On February 14, 2002, 1 year after the referendum endorsing his National Action Charter, Shaikh Hamad pronounced Bahrain a constitutional monarchy and changed his status from Amir to King. He simultaneously announced that the first municipal elections since 1957 would be held in May 2002, and that a bicameral parliament, with a representative lower house, would be reconstituted with parliamentary elections in October 2002. As part of these constitutional reforms, the government created an independent financial watchdog empowered to investigate cases of embezzlement and violations of state expenditure in July 2002.

By 2009 Washington analysts observed Prince Nasir bin Hamad al Khalifa and Prince Khalid bin Mamad al Khalifa - King Hamad's sons by his second wife - to be important emerging subjects of leadership analysis for the Bahraini royal family. But this US lacked baseline reporting to assess their scope of influence within the family, personality traits, and cognitive profile. Washington analysts sought any insights on the following questions:

  • what is the prince's birth date, level of English proficiency, and educational history?
  • does he hold an official government position? If so, what is the scope of his responsibilities? What other positions has he held, if any (such as unofficial leadership positions)? How effective was he in those positions, if any?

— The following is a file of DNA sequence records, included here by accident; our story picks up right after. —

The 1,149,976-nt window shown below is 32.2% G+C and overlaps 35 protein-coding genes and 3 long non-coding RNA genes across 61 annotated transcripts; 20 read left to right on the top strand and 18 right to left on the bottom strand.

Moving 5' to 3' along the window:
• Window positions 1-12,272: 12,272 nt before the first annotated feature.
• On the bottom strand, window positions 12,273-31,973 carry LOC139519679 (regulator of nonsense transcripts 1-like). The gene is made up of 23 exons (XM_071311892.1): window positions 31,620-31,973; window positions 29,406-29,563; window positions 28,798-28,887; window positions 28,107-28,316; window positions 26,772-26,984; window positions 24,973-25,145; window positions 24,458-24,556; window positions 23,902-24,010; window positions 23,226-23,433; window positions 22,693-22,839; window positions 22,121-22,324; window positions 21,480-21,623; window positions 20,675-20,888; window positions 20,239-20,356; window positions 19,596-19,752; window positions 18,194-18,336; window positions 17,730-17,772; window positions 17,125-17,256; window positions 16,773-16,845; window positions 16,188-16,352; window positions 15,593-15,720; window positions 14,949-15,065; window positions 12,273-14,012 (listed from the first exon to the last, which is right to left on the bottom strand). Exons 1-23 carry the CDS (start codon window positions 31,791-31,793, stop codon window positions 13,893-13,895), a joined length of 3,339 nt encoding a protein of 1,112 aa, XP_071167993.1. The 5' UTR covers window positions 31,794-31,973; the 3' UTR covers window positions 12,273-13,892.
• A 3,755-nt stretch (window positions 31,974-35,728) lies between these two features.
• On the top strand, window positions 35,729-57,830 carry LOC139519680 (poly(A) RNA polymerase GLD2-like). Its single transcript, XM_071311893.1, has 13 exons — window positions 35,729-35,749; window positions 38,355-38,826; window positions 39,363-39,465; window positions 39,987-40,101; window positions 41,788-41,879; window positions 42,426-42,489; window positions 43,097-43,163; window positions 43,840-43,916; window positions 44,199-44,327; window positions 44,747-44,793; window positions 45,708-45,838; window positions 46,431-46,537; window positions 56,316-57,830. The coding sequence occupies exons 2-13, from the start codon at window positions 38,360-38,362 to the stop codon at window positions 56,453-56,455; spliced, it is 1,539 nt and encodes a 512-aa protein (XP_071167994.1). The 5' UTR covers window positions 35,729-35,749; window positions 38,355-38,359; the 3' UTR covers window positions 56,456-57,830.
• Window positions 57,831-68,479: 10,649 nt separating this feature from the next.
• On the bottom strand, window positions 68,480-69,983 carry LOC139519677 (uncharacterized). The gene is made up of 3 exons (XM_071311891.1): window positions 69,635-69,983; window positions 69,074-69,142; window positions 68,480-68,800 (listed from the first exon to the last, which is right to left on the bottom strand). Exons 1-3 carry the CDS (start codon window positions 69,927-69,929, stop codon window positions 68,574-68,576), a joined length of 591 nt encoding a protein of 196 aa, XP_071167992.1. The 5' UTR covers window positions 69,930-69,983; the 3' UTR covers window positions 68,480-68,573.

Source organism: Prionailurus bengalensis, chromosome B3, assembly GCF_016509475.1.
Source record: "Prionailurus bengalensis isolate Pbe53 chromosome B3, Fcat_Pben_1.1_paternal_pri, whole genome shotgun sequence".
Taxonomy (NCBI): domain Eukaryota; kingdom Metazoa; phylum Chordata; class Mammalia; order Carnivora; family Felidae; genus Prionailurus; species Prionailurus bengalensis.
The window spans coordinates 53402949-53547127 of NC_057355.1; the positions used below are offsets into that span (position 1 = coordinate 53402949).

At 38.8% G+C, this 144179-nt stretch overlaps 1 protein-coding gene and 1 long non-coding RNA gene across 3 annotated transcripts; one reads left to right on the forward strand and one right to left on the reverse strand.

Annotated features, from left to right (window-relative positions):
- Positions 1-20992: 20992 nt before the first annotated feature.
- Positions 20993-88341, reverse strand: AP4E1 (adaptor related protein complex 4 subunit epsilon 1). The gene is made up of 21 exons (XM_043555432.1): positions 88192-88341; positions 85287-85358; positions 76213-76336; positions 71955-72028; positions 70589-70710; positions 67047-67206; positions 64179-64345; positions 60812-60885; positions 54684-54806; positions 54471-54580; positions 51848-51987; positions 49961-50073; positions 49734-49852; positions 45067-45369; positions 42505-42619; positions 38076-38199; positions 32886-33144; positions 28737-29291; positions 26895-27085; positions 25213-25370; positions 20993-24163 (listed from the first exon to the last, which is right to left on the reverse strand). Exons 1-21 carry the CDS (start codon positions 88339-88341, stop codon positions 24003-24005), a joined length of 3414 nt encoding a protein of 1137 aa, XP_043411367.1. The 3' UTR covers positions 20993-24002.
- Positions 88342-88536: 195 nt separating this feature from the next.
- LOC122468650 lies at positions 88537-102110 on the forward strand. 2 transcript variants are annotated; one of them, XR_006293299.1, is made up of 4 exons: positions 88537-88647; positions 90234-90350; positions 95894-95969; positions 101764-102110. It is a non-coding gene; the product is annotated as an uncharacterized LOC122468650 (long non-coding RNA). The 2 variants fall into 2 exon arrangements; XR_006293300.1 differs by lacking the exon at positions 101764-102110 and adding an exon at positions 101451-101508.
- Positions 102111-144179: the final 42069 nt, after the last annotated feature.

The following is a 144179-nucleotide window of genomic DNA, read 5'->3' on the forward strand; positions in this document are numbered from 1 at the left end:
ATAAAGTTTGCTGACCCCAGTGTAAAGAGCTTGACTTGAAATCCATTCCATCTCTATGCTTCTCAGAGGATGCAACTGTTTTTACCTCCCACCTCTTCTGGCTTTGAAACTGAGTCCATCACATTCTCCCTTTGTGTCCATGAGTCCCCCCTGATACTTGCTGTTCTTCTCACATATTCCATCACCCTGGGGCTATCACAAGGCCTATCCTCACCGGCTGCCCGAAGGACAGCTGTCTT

• what is the prince's role within the military? What is the scope of his responsibilities? How does the rank-and-file of the military view him? Does he have credibility among the military? Are there segments of the military who dislike him or are disloyal to him?
  • what are the prince's role and level of influence within the royal family? What is the relationship between the prince and each of the following: King Hamad, Crown Prince Salman, Prime Minister Khalifa, and Ali bin Khalifa (prime minister's son)? Is there a rivalry between the prince and Crown Prince Salman? If so, what is the nature of this rivalry? Has it caused problems within the family?
  • how does matrilineage impact the prince's roles or levels of influence? Does the prince's mother (Shia bint Hassan al Ajman) maintain contact or influence with King Hamad?
  • what is the prince's health status? What is his health history, are there any chronic illnesses or childhood diseases?
  • what is his view of the United States? Has he ever visited the United States? Does he own US property?
  • what are his predominant personality traits? Is he introverted or extroverted? Does he make cogent arguments in meetings? Is he detail-oriented? Does he understand complex systems or policies? Does he read newspapers? Which ones? Does he take interest in any specific subjects? What kind of books does he read?
  • what are the prince's key views on religion? Is he a practicing Muslim? How does he view the Shia, does he have any Shia friends? What are his views for how the ruling family should address the Shia majority in Bahrain?
  • does he have strong connections to businesses, foreign governments, or ruling families? For Prince Nasir -- who is he marrying?
  • what are the prince's goals and ambitions? Does he desire a more significant role within the government? What are his interests and hobbies?
  • is there any derogatory information on either prince? Does either prince drink alcohol? Does either one use drugs?